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Common Misconceptions Regarding Drug Cases

Interviewer: What would are some of the most common misconceptions that people have about drug cases?

Glen Malia: Some of the most common misconceptions that people have on a marijuana case particularly for young kids is that it’s not a big deal. It’s just a little bit of marijuana and it’s not important, it’s not a big deal. That’s a major misconception because of how the potentially negative consequences even just a marijuana conviction can have on somebody for future purposes, whether it’s entrance into colleges, whether it’s financial aid purposes for colleges, whether it’s employment and things of that nature. Sometimes, that misconception comes about even on other drug cases, on the cocaine cases or something of that nature, that’s not a big deal, because drug convictions do carry very serious weight particularly for young people. 

Having a Marijuana Possession Conviction Can Have Serious Implications in the Future

For example, if you have a misdemeanor drug conviction and you’re applying for college for financial aid, this federal financial aid’s not available if you’ve had a misdemeanor drug conviction within the last year of the application.  So, there are a lot of collateral consequences. The other common misconception would be that they won’t be able to prove a sale case against me, for various reasons.  It’s mostly not really a misconception but something that many people are not aware of is what they call constructive possession and it comes in the misconception to what’s referred to as constructive possession of a controlled substance.

The Concept of Constructive Possession Applies to Controlled Substances in New York

Everyone understands the concept of the possession.  If it’s found on me, if I’m holding it, it’s in my pocket, I understand that that’s possession and I possess that controlled substance but the concept of constructive possession and it applies with controlled substance; it doesn’t necessarily apply with marijuana is that you may be in a situation where you’re not physically holding the drugs but you can still be guilty of the possession of the controlled substance. The perfect example is any controlled substance is found in a vehicle, in a car, unless it’s actually found on someone in the car, if it’s found within the car but not on anyone specifically in the car, every passenger of the car is presumed to have possessed those drugs. 

Constructive Possession May be Applicable on All the Persons in a Room Where Drugs are in Plain View

Even if the drug is not on your person, you would still be convicted of possessing the drugs. Another constructive possession comes about if you’re in a room and there are drugs in a plain view, everyone in the room there’s a presumption in a statute that everyone in the room possesses those drugs. I don’t know if that would  be a misconception but it’s just something that people are unaware of that just by being in a car, you could be found guilty of possessing drugs, you may not even have known about it in the car. Another misconception when it comes to marijuana, they say, “The sale of marijuana is more serious than a simple possession of marijuana.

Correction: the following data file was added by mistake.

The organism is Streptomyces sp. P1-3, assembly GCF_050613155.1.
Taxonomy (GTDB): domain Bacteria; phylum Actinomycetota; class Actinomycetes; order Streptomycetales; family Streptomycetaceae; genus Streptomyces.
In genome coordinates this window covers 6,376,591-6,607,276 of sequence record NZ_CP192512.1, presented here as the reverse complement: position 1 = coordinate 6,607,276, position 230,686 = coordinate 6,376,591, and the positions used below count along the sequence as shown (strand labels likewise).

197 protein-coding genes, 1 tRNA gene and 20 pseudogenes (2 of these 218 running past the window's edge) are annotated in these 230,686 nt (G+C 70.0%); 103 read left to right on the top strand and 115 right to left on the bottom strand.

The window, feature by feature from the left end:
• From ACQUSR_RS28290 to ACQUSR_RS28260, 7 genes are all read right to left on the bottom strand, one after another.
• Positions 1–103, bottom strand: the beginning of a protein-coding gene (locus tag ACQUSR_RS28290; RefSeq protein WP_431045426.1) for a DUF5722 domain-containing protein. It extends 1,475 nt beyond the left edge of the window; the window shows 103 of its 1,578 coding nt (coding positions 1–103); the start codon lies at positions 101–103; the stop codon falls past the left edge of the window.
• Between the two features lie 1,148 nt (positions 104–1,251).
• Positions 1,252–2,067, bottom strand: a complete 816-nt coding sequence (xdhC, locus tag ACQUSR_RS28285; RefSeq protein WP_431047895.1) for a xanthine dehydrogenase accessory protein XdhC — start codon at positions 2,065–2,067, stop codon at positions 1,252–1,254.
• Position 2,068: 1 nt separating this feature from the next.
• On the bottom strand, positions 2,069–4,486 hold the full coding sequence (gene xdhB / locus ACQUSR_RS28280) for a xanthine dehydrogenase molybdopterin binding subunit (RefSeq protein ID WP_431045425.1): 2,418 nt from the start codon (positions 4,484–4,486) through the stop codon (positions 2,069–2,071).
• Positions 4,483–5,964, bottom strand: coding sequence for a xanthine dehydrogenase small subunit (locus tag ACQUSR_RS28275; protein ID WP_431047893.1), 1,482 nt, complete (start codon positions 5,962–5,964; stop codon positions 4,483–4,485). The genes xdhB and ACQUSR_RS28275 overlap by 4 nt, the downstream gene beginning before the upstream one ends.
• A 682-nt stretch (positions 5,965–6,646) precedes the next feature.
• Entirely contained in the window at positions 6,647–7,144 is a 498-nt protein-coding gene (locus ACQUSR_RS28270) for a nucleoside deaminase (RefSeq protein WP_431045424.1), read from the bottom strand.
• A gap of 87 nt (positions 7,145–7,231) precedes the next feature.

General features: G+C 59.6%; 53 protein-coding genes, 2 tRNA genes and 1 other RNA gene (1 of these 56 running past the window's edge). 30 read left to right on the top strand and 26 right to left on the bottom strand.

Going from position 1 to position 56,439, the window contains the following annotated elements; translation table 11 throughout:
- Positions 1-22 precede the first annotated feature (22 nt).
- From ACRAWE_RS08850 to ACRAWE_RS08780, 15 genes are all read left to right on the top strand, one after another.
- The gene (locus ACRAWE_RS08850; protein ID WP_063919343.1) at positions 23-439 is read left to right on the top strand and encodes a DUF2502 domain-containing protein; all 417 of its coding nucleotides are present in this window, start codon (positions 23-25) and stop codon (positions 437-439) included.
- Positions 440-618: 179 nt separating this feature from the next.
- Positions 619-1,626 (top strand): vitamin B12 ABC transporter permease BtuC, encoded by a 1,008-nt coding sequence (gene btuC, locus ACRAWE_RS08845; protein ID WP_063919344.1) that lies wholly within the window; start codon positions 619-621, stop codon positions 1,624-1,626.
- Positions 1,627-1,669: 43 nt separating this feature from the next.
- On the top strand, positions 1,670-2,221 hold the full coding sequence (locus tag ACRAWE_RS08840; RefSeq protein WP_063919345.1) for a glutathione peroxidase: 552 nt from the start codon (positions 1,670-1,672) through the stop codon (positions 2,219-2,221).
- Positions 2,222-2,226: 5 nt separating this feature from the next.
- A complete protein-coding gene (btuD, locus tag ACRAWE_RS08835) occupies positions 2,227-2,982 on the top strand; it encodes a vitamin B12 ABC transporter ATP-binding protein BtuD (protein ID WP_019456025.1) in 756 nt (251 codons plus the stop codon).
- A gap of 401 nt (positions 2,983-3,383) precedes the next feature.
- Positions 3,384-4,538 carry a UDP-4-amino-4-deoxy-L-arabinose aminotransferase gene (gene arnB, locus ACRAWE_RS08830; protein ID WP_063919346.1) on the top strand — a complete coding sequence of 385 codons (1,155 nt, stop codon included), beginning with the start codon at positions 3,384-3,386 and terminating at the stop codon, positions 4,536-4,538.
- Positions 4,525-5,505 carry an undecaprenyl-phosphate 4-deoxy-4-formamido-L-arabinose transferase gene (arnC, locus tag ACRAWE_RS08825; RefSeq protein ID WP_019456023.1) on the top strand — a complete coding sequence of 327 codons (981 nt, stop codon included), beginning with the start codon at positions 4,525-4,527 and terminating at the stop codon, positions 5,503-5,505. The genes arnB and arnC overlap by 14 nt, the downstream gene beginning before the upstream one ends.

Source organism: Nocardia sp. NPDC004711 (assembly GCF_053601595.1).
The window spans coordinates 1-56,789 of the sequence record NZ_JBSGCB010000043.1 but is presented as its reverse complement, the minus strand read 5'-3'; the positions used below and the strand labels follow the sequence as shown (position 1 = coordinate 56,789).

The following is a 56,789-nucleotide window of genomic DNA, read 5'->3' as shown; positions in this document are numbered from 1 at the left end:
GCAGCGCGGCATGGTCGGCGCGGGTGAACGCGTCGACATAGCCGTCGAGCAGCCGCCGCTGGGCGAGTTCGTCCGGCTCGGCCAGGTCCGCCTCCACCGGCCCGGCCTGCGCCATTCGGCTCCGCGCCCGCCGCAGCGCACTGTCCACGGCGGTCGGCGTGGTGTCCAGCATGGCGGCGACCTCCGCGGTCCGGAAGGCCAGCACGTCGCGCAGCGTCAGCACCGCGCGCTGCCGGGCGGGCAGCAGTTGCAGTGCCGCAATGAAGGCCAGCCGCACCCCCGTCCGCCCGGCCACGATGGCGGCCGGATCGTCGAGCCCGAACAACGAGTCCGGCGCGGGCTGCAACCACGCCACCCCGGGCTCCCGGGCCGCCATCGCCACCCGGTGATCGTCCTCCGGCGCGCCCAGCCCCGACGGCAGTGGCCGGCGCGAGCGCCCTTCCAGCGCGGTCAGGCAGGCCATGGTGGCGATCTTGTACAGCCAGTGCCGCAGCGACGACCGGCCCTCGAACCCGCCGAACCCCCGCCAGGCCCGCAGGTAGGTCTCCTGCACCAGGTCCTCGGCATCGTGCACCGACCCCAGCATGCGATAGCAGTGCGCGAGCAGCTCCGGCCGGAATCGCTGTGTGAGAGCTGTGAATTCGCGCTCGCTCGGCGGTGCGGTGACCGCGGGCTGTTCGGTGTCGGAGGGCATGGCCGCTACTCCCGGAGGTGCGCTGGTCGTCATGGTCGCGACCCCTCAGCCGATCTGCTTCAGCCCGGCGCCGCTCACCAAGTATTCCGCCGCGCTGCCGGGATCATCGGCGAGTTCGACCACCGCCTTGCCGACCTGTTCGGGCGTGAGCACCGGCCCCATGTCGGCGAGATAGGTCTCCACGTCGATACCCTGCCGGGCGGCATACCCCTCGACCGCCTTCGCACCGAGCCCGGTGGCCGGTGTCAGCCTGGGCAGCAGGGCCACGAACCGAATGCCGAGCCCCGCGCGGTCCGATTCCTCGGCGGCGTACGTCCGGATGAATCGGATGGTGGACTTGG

Handing a Joint to Another Person Can Potentially Result in Sale of Marijuana Charges

It’s generally may be a low level felony or it’s a class A misdemeanor”, and people don’t realize that underneath your state law, you don’t have to give it to someone get -- you don’t have to give drugs to someone and be paid for them. If you merely give drugs to someone even though you don’t get paid, that seems to be a sale in New York State law.  So, a situation where you have a couple of people sitting around in a car smoking a joint or something of that nature, if the cops can establish that you handed that joint to the person next to you, you can actually be charged with the sale of marijuana. The same thing happens with other drugs but obviously, because it used to be years ago when I first started practicing or several years after I first start practicing when crack cocaine was really, really big.  If a couple of people were sitting smoking crack cocaine in a crack pipe and something like that and one person was seen handing that pipe to another person, then that could have been a felony sale as opposed to a simple controlled substance possession.


Malia Law, LLC located in Cortlandt Manor, NY represents Landlords/Tenants throughout Westchester County, Putnam County and Southern Dutchess County, NY.



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